That's it. You're now ready to grow an even better crop of peppers next year. Isn't it nice when something is so easy?

And freezing your beautiful bounty is just as painless. The pepper halves go right into a freezer bag; no blanching required. You can vacuum seal them with a FoodSaver if you want them to last longer, but it's not necessary. (I do seal up all my green beans with my FoodSaver.)

Just 'spoon' the halves together and pack them tightly into the bags so you don't have a lot of extra air inside. Seal them up, label, and toss into the freezer. Done!

The peppers won't freeze into a massive clump, so you can pull out just a few halves at a time if you like. (If for some reason yours do clump together, spread the pieces out on a baking sheet and freeze until solid, then pack in freezer bags). Your frozen peppers can be added to practically anything: soups and stews, chili, omelets, fritattas.

You can fry the whole halves up in olive oil or roast them in the oven with lots of other veggies or just some little halved potatoes. You can chop them up and add them to salads. Basically you can do anything with them that you could do when they were fresh, but now you can do it during a snowstorm.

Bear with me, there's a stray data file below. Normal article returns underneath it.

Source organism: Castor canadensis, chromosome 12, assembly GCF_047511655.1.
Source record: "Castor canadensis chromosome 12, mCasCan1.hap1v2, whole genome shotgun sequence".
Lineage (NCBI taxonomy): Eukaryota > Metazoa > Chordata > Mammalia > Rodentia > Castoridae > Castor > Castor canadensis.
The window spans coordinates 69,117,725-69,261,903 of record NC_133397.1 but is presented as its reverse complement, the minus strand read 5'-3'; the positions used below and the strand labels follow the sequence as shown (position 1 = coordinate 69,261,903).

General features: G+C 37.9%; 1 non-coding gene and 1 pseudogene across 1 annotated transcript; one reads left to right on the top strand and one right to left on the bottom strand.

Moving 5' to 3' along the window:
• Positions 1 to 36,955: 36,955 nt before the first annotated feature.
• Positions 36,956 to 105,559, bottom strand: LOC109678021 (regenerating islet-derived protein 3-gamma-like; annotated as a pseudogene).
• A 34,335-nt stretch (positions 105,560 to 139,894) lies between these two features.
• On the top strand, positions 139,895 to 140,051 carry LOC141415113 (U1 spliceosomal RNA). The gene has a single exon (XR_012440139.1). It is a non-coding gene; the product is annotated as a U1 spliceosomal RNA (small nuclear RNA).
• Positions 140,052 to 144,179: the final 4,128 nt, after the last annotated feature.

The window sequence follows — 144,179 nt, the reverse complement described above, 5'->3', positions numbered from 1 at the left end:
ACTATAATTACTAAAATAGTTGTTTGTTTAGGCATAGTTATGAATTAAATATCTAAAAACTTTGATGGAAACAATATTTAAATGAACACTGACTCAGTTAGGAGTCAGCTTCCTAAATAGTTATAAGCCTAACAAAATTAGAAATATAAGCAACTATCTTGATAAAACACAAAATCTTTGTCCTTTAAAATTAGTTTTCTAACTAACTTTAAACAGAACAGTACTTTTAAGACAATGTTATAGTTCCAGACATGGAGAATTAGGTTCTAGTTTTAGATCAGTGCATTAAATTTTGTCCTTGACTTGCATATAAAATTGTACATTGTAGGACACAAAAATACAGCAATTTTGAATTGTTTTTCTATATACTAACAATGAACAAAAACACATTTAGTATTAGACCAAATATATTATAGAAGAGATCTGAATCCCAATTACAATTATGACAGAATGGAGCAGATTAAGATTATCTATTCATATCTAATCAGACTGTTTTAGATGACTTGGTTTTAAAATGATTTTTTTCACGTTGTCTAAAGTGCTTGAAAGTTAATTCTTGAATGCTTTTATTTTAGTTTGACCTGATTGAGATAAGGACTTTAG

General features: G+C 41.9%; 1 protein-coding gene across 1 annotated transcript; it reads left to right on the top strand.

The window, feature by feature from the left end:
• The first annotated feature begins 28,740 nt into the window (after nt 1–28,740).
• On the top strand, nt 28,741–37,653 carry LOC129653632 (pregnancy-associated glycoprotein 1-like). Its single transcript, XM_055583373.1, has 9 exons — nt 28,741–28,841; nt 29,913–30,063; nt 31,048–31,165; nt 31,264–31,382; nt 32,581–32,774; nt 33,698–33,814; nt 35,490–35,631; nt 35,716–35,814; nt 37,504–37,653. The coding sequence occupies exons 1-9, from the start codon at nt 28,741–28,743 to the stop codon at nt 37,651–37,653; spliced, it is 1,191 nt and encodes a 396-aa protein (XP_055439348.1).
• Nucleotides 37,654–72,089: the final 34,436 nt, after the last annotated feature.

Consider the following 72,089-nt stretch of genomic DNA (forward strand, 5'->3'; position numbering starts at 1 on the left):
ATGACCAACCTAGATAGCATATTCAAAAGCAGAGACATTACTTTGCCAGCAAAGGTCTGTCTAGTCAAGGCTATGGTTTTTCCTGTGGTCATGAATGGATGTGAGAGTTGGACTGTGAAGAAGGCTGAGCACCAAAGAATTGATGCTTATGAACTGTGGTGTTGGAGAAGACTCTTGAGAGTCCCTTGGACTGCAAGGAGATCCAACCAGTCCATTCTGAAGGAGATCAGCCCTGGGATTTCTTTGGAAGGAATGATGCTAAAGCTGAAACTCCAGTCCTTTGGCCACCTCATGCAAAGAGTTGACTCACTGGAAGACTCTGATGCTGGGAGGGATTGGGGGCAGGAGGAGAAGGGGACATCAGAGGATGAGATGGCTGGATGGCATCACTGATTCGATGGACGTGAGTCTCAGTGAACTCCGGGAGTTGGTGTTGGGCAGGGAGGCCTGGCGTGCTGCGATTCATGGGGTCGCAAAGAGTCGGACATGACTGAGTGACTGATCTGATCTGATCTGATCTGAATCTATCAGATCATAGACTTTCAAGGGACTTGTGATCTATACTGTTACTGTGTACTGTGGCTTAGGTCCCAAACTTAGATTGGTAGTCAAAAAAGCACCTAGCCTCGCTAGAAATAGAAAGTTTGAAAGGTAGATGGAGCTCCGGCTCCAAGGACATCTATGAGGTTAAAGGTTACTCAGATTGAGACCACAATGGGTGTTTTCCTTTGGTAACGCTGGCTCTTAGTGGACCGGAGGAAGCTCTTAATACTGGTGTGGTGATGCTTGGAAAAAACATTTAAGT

This is important, as it is what makes all of this hot and sweaty and dirty work worthwhile. There is nothing more delicious and rewarding than being able to enjoy instant homegrown food in the middle of winter when the garden is covered with a sheet of ice and you can barely remember what a blister beetle even looks like.

© FarmgirlFare.com, the year round foodie farm blog where Farmgirl Susan shares recipes, stories, & photos of her crazy country life on 240 remote Missouri acres - and the freezers are always full.

20 comments:

  1. kate on vancouver island (canada)August 17, 2006 8:48 PM